Recycling has gained importance with the problems caused by industrialization such as the depletion of natural resources and the increase in environmental pollution. Efforts to improve recycling in the textile industry, second to the petroleum industry in polluting the world, has gained momentum day by day.
Textile waste consists of wastes from artificial yarn factories, textile manufacturing wastes and consumer wastes. Organizations, which aim to produce global solutions for the textile and apparel industries are working on the reuse and recycling of textile wastes.
Intensive efforts are being made for the reuse of almost 100% of textile products as it bears a great importance. For example, denim products may contain up to 20% recycled cotton fibers. More technological innovation is needed in ordeer to increase this rate without compromising quality. In the recycling of denim products, unused denim products are disintegrated until they turn into fibers. Most of these fibers are used as insulating material while the rest of them is mixed with unused fibers to produce new fabrics.
Recycling Helps Reduce Carbon Footprint
Recycling facilities are needed to use clothes for recycling. A recycling facility can be established if 500 tons or more textile products can be collected on a daily basis. Natural resources are conserved, energy saving is achieved, waste amount is reduced, economy is contributed, and more investment can be made for the future all thanks to the waste recycling.
To produce a simple T-shirt and jeans, 8 tonnes of water is consumed. At the same time, an unpredictable amount of chemical materials and energy are used to turn fabrics into apparels. A large amount of chemicals are releaed into the environment from fabric dyes used in the production of conventional cotton or clothes with numerous colors. Recycling this large amount of water and energy starts by adding the unused clothes to the production cycle.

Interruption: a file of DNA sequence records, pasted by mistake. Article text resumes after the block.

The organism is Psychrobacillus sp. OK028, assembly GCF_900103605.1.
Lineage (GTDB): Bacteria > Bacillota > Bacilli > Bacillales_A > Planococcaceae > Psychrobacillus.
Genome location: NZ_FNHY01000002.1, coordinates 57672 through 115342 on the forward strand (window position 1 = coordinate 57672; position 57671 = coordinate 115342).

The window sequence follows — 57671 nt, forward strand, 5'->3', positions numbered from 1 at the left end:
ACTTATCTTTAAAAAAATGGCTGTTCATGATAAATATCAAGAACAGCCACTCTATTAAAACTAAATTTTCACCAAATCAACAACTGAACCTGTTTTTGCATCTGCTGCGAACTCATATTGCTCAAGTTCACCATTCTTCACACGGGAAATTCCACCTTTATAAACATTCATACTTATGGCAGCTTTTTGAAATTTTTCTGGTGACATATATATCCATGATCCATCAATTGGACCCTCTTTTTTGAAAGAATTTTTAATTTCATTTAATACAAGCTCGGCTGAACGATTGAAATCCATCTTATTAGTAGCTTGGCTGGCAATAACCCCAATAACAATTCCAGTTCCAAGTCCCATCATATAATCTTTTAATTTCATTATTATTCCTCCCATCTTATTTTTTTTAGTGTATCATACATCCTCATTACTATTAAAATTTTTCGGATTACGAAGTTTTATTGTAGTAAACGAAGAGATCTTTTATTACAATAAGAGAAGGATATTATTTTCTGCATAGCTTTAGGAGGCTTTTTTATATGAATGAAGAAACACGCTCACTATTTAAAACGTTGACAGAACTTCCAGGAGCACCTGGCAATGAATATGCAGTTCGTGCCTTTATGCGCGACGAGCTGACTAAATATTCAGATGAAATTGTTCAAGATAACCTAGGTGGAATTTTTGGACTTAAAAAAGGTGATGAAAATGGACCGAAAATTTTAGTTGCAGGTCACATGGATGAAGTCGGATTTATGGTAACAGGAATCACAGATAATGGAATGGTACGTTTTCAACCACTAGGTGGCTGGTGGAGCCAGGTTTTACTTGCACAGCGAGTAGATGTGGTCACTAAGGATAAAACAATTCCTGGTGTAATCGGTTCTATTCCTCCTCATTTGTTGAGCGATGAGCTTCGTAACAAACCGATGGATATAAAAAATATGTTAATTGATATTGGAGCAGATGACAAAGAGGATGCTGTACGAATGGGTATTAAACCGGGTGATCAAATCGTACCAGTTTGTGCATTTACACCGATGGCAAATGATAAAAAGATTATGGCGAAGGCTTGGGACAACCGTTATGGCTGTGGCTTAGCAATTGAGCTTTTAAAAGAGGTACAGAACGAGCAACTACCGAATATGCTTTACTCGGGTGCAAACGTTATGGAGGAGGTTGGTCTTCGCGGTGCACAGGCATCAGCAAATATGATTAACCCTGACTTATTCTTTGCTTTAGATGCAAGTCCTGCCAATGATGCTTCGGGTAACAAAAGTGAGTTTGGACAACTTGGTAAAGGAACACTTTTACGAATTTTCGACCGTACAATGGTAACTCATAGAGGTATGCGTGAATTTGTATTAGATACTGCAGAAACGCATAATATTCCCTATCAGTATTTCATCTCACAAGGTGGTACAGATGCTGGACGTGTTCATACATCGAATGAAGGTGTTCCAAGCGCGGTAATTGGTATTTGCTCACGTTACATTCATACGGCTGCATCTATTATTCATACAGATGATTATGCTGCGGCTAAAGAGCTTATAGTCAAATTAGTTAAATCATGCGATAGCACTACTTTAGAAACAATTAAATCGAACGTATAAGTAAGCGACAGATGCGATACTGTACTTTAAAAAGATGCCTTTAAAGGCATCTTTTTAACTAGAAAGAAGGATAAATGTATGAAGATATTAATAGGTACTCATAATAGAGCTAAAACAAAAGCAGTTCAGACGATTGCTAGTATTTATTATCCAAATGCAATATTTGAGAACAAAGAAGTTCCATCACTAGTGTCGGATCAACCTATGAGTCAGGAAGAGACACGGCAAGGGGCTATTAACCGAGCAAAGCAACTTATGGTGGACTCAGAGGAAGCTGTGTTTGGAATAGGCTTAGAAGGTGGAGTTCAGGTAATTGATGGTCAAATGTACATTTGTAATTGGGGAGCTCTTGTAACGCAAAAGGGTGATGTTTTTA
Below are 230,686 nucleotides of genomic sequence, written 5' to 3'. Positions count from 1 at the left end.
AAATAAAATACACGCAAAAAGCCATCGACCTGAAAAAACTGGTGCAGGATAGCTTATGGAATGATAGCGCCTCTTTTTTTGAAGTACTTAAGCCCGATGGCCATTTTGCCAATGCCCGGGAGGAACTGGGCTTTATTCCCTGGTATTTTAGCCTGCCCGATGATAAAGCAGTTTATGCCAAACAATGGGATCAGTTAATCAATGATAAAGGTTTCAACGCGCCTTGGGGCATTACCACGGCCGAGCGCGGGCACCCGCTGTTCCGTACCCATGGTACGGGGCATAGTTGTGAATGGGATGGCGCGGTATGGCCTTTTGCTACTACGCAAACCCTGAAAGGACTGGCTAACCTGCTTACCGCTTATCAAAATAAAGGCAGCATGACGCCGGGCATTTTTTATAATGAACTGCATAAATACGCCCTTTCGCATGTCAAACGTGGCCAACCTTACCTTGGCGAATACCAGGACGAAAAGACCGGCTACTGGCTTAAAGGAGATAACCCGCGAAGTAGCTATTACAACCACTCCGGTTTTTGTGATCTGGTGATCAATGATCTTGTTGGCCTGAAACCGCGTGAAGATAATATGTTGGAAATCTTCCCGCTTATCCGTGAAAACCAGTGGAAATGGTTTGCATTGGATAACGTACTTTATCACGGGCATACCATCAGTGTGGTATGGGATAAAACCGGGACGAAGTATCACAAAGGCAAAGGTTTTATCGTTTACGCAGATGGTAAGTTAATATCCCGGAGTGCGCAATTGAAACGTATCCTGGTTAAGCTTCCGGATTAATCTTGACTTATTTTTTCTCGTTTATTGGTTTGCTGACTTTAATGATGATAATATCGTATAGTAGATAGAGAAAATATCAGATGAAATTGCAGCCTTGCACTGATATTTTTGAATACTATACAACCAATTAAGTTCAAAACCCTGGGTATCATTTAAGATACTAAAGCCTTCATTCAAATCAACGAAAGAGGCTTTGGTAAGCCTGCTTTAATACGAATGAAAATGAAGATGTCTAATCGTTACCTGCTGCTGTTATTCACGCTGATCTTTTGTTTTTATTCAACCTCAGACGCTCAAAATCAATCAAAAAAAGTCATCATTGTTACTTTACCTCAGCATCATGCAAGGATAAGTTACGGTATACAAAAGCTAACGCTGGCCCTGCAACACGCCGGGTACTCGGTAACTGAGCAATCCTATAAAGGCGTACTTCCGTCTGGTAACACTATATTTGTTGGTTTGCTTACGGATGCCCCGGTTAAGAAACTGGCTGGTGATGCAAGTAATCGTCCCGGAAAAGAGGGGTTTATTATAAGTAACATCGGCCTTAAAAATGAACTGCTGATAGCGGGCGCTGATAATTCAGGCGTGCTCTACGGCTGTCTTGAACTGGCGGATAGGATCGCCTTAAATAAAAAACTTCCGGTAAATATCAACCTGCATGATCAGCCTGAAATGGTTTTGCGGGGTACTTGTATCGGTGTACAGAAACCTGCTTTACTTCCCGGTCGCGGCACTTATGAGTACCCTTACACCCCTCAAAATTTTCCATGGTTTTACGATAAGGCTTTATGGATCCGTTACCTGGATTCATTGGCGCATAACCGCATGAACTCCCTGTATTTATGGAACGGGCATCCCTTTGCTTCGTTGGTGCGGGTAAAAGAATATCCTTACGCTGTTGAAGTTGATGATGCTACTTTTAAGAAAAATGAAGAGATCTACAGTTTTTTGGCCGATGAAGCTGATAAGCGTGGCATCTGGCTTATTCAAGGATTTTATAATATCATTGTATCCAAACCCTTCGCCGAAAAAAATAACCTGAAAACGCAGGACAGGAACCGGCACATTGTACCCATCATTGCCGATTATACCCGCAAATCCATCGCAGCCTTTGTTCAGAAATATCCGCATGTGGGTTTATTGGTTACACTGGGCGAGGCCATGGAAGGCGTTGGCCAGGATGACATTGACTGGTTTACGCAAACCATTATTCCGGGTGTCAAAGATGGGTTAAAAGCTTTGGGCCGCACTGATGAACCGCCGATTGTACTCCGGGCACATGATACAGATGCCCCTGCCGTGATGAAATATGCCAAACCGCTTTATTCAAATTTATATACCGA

The carbon footprint, which shows the amount of carbon used per person released to the environment is reduced by recycling the clothes in the production cycle. This way, a contribution is made for the environment. Habits like walking or cycling instead of driving or using public transportation instead of private cars, and recycling old clothes help reduce the carbon footprint. Recycling a single pair of jeans helps reusing of 32 kgs of carbon released into the air and 400 MJ of energy in production, thus helping keep the carbon emission remain steady rather than increased.
How to Recycle Textiles?
Textile recycling is almost identical to the recycling of other substances and undergoes the same processes. First of all, the wastes obtained from manufacturers and consumers are placed in a certain order according to the fabric color and type. A correct classification is the most important part in recycling.
In case of an error, products obtained from recycling may also differ. New substances obtained from certain processes are sold to the new buyers according to the differences of usage and reintroduced in the economy.
Fabric recycling is riskier than other recycling areas and requires more labor. There is more intensive competition in fabric recycling. The color and amount of foreign substances in the fabric are the most important factors in the recycling process. The more severe a waste has, the more time it takes for the recycling workers, and requires more careful work. Color of fabric is also important. The more dye a fabric includes, the less valuable it becomes, and it turns into a waste difficult for recycling.